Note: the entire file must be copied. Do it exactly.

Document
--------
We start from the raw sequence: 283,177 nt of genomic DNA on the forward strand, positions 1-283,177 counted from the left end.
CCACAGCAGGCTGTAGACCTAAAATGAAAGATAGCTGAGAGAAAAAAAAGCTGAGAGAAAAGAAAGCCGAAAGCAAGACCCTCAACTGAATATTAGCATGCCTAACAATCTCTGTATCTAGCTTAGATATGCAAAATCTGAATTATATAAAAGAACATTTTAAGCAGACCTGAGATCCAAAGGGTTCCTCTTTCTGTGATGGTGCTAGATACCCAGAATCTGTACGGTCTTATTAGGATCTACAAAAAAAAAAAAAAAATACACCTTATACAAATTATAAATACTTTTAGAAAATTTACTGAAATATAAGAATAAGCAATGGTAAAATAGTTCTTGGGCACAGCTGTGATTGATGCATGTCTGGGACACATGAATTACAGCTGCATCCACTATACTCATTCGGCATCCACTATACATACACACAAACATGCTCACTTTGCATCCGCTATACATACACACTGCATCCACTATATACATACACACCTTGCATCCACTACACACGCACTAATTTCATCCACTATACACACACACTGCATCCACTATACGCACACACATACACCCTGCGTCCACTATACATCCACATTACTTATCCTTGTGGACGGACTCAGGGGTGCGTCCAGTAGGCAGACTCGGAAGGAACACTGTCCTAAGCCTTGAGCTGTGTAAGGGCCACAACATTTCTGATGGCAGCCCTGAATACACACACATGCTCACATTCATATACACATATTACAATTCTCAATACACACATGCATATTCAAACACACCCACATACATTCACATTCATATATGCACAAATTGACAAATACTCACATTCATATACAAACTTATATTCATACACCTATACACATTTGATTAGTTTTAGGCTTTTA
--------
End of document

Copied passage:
We start from the raw sequence: 283,177 nt of genomic DNA on the forward strand, positions 1-283,177 counted from the left end.
CCACAGCAGGCTGTAGACCTAAAATGAAAGATAGCTGAGAGAAAAAAAAGCTGAGAGAAAAGAAAGCCGAAAGCAAGACCCTCAACTGAATATTAGCATGCCTAACAATCTCTGTATCTAGCTTAGATATGCAAAATCTGAATTATATAAAAGAACATTTTAAGCAGACCTGAGATCCAAAGGGTTCCTCTTTCTGTGATGGTGCTAGATACCCAGAATCTGTACGGTCTTATTAGGATCTACAAAAAAAAAAAAAAAATACACCTTATACAAATTATAAATACTTTTAGAAAATTTACTGAAATATAAGAATAAGCAATGGTAAAATAGTTCTTGGGCACAGCTGTGATTGATGCATGTCTGGGACACATGAATTACAGCTGCATCCACTATACTCATTCGGCATCCACTATACATACACACAAACATGCTCACTTTGCATCCGCTATACATACACACTGCATCCACTATATACATACACACCTTGCATCCACTACACACGCACTAATTTCATCCACTATACACACACACTGCATCCACTATACGCACACACATACACCCTGCGTCCACTATACATCCACATTACTTATCCTTGTGGACGGACTCAGGGGTGCGTCCAGTAGGCAGACTCGGAAGGAACACTGTCCTAAGCCTTGAGCTGTGTAAGGGCCACAACATTTCTGATGGCAGCCCTGAATACACACACATGCTCACATTCATATACACATATTACAATTCTCAATACACACATGCATATTCAAACACACCCACATACATTCACATTCATATATGCACAAATTGACAAATACTCACATTCATATACAAACTTATATTCATACACCTATACACATTTGATTAGTTTTAGGCTTTTA